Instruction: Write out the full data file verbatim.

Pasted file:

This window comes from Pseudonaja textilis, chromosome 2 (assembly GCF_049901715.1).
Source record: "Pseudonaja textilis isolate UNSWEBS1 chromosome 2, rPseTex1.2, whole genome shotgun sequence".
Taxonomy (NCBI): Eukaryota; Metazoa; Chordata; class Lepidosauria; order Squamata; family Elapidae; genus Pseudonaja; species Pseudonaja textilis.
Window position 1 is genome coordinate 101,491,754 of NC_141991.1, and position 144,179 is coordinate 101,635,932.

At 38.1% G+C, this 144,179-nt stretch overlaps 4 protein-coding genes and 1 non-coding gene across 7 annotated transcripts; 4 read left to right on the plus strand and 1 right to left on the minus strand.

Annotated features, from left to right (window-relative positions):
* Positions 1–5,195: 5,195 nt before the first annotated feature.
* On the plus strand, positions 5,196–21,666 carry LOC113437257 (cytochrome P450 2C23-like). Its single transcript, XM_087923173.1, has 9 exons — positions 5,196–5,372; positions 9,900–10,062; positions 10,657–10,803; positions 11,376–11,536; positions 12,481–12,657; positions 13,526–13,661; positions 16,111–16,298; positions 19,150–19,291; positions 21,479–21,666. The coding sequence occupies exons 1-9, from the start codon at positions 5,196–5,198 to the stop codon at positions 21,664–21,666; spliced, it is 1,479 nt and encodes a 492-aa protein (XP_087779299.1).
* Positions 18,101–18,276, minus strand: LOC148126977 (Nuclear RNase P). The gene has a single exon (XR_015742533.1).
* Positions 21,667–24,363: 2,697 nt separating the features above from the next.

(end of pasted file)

This window comes from Pseudonaja textilis, chromosome 2 (assembly GCF_049901715.1).
Source record: "Pseudonaja textilis isolate UNSWEBS1 chromosome 2, rPseTex1.2, whole genome shotgun sequence".
Taxonomy (NCBI): Eukaryota; Metazoa; Chordata; class Lepidosauria; order Squamata; family Elapidae; genus Pseudonaja; species Pseudonaja textilis.
Window position 1 is genome coordinate 101,491,754 of NC_141991.1, and position 144,179 is coordinate 101,635,932.

At 38.1% G+C, this 144,179-nt stretch overlaps 4 protein-coding genes and 1 non-coding gene across 7 annotated transcripts; 4 read left to right on the plus strand and 1 right to left on the minus strand.

Annotated features, from left to right (window-relative positions):
* Positions 1–5,195: 5,195 nt before the first annotated feature.
* On the plus strand, positions 5,196–21,666 carry LOC113437257 (cytochrome P450 2C23-like). Its single transcript, XM_087923173.1, has 9 exons — positions 5,196–5,372; positions 9,900–10,062; positions 10,657–10,803; positions 11,376–11,536; positions 12,481–12,657; positions 13,526–13,661; positions 16,111–16,298; positions 19,150–19,291; positions 21,479–21,666. The coding sequence occupies exons 1-9, from the start codon at positions 5,196–5,198 to the stop codon at positions 21,664–21,666; spliced, it is 1,479 nt and encodes a 492-aa protein (XP_087779299.1).
* Positions 18,101–18,276, minus strand: LOC148126977 (Nuclear RNase P). The gene has a single exon (XR_015742533.1).
* Positions 21,667–24,363: 2,697 nt separating the features above from the next.